Diabetic retinopathy (DR) is the number one cause of blindness in the developed world and fifth leading cause worldwide. Unfortunately, there is poor understanding of the hemodynamic changes in early DR. Prior studies have shown conflicting results in regards to the patterns of blood flow alterations in early retinopathy, both in humans and in animal models. Furthermore, the specific timeline of structural abnormalities in the retinal vasculature and their relationship to blood flow remain unclear. We wanted to use an animal model to fully characterize the early changes in this disease. A potential obstacle is that streptozotocin-induced (STZ-induced) diabetic rats develop cataracts as early as 6-weeks, which can interfere with optical visualization and imaging of the retina. We will use a topical aldose reductase inhibitor to delay cataract formation and examine whether this affects the overall measurements of retinal blood flow and oxygen consumption. Our hope is that this project will lay the foundation for future quantitative measures of oxygen consumption in retinal tissues. By understanding the early metabolic derangements on a comprehensive level, this study will hopefully provide better understanding of early changes in diabetic retinopathy and hence identify potential new targets for therapeutic interventions for individuals with diabetes.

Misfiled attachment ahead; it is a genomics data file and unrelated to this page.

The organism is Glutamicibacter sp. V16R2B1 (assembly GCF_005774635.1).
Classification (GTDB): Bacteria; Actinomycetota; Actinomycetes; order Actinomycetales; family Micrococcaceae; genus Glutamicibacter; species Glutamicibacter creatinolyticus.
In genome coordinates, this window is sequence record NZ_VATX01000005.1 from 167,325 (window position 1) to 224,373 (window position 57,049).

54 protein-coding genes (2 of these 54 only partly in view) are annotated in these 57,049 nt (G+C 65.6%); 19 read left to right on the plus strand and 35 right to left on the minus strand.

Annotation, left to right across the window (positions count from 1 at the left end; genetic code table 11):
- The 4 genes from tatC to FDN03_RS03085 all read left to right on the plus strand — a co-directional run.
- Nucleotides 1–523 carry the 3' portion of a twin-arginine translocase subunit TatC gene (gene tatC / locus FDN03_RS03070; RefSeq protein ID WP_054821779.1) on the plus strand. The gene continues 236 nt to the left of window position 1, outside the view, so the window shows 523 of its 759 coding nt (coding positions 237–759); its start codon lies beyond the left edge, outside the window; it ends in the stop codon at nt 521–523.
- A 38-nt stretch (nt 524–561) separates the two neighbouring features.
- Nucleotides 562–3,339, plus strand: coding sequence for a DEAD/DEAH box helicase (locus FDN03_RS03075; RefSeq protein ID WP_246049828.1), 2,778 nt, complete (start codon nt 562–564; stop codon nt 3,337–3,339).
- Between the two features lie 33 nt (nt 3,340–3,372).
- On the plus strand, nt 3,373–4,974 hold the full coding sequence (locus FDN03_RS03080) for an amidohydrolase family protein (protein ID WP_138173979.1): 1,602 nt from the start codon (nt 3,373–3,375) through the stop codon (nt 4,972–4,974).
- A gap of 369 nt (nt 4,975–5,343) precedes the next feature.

|Effective start/end date||7/1/12 → 6/30/13|
- Illinois Society for the Prevention of Blindness (Award Letter 10/5/12)